IN THE PICTURE: For just over a year, Yehoshua Halevi has held a master class for a select group of participants who were “interested in expressing art with a camera,” the journalist-turned-professional photographer told Haaretz. On Monday, his students began displaying their works at the AACI’s Max & Gianna Glassman Family Center in Jerusalem. “This is a group of adults who largely shied away from any kind of public showing of any creative work they’ve done,” stressed the San Francisco native, “so it’s a big deal to identify yourself as an artist and then share your work in a forum,” he said.
Next Thursday, the AACI will host a festive opening in the presence of the artists: Jay Avilev, Chaya David, Daniella Hellerstein, Aviva Keesing-Moskovits, Mark Kell, Barbara Ness and Michael Sager. Their work ranges from street and landscape art to portraiture and digital art. There will also be a workshop in the gallery with the artists on July 20. The exhibit runs through August 31. For more info, call (02) 561-1181.
MODERN-DAY PIONEERS: On U.S. Independence Day last Tuesday, an El Al Boeing 777 arrived at Ben-Gurion Airport carrying over 200 new immigrants from 16 U.S. states and three Canadian provinces, to begin their new lives as Israeli citizens. The flight was organized by immigrant support organization Nefesh B’Nefesh, in cooperation with Israel’s Immigrant Absorption Ministry, the Jewish Agency, Keren Kayemeth Le’Israel, and JNF-USA. The flight’s passengers included 14 soon-to-be Israel Defense Forces soldiers, five sets of twins, 34 families, 78 children and 51 singles.
“These modern-day pioneers, many of whom are moving to Israel’s north and south, are not only fulfilling their personal dreams, but the dreams of the Jewish nation as a whole,” said Nefesh B’Nefesh co-founder and executive director Rabbi Yehoshua Fass. NbN said it expects 2,000 North American immigrants to arrive this summer through its auspices.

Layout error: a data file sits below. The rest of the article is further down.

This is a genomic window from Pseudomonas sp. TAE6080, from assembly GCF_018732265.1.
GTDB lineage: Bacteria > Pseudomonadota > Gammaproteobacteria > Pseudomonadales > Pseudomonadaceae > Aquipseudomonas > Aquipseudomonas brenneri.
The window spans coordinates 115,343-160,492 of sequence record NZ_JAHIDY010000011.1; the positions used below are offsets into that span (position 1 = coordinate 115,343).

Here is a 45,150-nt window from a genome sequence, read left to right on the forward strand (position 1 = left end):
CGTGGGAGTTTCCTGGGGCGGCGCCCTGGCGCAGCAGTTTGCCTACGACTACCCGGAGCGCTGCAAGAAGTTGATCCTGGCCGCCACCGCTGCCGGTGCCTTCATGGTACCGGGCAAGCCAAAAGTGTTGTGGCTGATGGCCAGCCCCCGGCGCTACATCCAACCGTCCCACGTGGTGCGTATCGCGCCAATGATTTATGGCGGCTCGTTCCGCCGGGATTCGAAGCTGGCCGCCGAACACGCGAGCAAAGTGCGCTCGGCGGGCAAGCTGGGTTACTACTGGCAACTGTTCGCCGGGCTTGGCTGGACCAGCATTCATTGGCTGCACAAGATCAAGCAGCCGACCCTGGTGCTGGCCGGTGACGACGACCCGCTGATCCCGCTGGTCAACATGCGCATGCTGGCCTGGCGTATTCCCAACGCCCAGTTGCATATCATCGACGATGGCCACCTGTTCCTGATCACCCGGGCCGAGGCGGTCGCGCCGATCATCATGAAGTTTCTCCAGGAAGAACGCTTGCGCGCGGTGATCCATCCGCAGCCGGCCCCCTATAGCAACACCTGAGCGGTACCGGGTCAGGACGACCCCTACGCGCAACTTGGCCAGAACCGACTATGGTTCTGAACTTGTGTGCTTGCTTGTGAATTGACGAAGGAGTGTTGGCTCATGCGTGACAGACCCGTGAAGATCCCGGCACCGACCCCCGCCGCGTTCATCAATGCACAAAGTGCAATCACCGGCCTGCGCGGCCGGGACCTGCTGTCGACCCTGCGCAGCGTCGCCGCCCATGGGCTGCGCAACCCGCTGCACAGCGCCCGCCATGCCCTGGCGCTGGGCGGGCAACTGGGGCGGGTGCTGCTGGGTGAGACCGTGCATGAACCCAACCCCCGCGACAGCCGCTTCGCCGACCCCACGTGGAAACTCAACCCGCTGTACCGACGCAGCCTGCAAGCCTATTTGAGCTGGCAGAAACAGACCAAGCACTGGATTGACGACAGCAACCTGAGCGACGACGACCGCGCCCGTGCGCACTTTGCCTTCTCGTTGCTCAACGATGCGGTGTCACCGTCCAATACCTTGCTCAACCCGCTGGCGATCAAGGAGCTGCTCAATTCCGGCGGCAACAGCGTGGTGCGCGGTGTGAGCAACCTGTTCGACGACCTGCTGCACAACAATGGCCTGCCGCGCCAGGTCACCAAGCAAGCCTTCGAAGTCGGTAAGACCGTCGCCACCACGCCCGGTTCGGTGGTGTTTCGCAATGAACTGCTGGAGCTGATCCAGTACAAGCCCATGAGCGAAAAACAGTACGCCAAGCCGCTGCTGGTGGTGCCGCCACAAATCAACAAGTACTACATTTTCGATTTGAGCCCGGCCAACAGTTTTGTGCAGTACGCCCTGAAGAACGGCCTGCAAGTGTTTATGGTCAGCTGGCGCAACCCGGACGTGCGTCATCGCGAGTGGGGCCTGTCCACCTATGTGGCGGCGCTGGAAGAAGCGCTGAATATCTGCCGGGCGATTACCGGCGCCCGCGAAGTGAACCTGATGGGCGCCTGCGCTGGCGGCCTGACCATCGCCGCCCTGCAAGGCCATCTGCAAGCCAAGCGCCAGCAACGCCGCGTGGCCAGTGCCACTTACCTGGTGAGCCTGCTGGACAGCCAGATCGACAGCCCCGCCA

THE JEWISH PLOT TO KILL HITLER: Next Thursday, the Herzliya Thursday English Lecture Series will reveal the fascinating, and relatively unknown, account of the Jewish plot to kill Adolf Hitler. Prof. Robert Rockaway, who grew up in Detroit and emigrated from Texas, told Haaretz he came across the file in the FBI archive a year after hearing about it from a Jewish ex-mobster. “You have to take everything murderers tell you with a grain of salt, but if you’re going to be serious and write about it, you have to verify it,” he said. A year later, at the archive, he was intrigued to find a file on Hitler, inside of which “there was a paper trail ... about a group of Jews wanting to go to Germany to kill Hitler.” Rockaway will tell the whole story about how he came across the file and show copies of original documents at the event. For more info, call Austen Science at (054) 761-2306.
Rank and File was compiled by Steven Klein.
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